Iraqi security forces opened fire on a crowd of protesters trying to break into the Iranian consulate in the Shi'ite Muslim holy city of Kerbala overnight, killing three, security and medical sources said today.

Burning tyres and chanting "Iran out, Kerbala remains free," the crowd assembled in front of the consulate late last night.

"We came here today to revolt and hold a protest in front of the Iranian consulate. We came to pull down the Iranian flag and lift the Iraqi flag instead," said one protester in Kerbala who refused to be identified.

Iraq's official human rights watchdog confirmed the deaths. The Iraqi High Commission for Human Rights (IHCHR) said three people were killed due to bullet wounds. A dozen were injured, including security forces, it said.

The IHCHR said the crowd tried to break into the consulate. Security sources said they tried to set fire to it.

Today, thousands of anti-government protesters gathered in central Baghdad, defying the prime minister's plea to end protests which he says are costing Iraq's economy billions of dollars and disrupting daily life.

Iraqi security forces fired live rounds at protesters amassing near the state television headquarters in the capital, witnesses said.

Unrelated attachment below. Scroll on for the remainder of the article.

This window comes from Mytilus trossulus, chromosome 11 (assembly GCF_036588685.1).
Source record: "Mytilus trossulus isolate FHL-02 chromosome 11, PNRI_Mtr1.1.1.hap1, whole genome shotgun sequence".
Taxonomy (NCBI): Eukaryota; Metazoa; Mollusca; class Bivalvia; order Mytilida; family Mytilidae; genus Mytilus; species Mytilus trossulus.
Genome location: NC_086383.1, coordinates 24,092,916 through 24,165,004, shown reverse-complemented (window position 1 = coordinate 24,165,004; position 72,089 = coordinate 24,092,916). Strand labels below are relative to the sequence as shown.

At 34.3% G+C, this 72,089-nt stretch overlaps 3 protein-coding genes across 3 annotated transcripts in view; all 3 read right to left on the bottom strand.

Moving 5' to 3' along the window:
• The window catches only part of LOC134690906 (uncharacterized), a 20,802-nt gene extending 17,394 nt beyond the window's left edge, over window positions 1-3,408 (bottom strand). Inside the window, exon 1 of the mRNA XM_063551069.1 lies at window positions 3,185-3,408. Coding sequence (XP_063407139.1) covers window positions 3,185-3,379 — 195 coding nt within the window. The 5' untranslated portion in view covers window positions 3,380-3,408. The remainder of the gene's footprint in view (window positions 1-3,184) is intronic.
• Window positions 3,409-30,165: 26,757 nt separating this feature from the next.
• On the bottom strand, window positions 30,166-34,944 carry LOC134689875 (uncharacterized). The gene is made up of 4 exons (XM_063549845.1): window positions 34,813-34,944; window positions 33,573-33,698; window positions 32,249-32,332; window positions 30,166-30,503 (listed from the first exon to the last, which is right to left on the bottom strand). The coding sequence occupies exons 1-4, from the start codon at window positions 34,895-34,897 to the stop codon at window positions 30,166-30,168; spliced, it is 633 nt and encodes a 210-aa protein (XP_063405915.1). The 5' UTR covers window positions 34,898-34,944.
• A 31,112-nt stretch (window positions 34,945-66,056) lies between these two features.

It was the first time live ammunition was fired at demonstrators in Baghdad since the resumption of protests last month, with security forces previously relying on tear gas instead.

The protests have broken nearly two years of relative stability in Iraq since they started on 1 October in Baghdad and spread to the impoverished southern Shi'ite heartland. More than 250 people have been killed.

Despite the country's oil wealth, many people live in poverty with limited access to clean water, electricity, healthcare or education.

"The youth have lived through economic hardships, explosions, oppression. We want to root out this political elite completely. We want to get rid of this gang, then maybe we can rest," said a protester who did not wish to be identified. He had camped overnight in Baghdad's Tahrir Square.

Prime Minister Adel Abdul Mahdi appealed to protesters on Sunday night to suspend their movement which he said had achieved its goals and was hurting the economy.

The premier has said he is willing to resign if politicians agree on a replacement and promised a number of reforms, but protesters say that is not enough and that the entire political class needs to go.

Operations at Iraq's main Gulf port of Umm Qasr, which receives the bulk of the country's grain, vegetable oil and sugar imports, have been at a complete standstill since Wednesday.

The anger over economic hardship and corruption is aimed at the sectarian power-sharing system of governance introduced in Iraq after 2003 and the political elites benefiting from it.

The political class is seen by many as subservient to one or other of Baghdad's main allies, the United States and Iran, who use Iraq as a proxy in a struggle for regional influence.

"The Iranians and the parties affiliated with Iran harm us. We will never let any Iranian stay in Kerbala. We will not let any lackeys stay in Kerbala," the Kerbala protester said. "No Iranian will remain in Kerbala or across Iraq."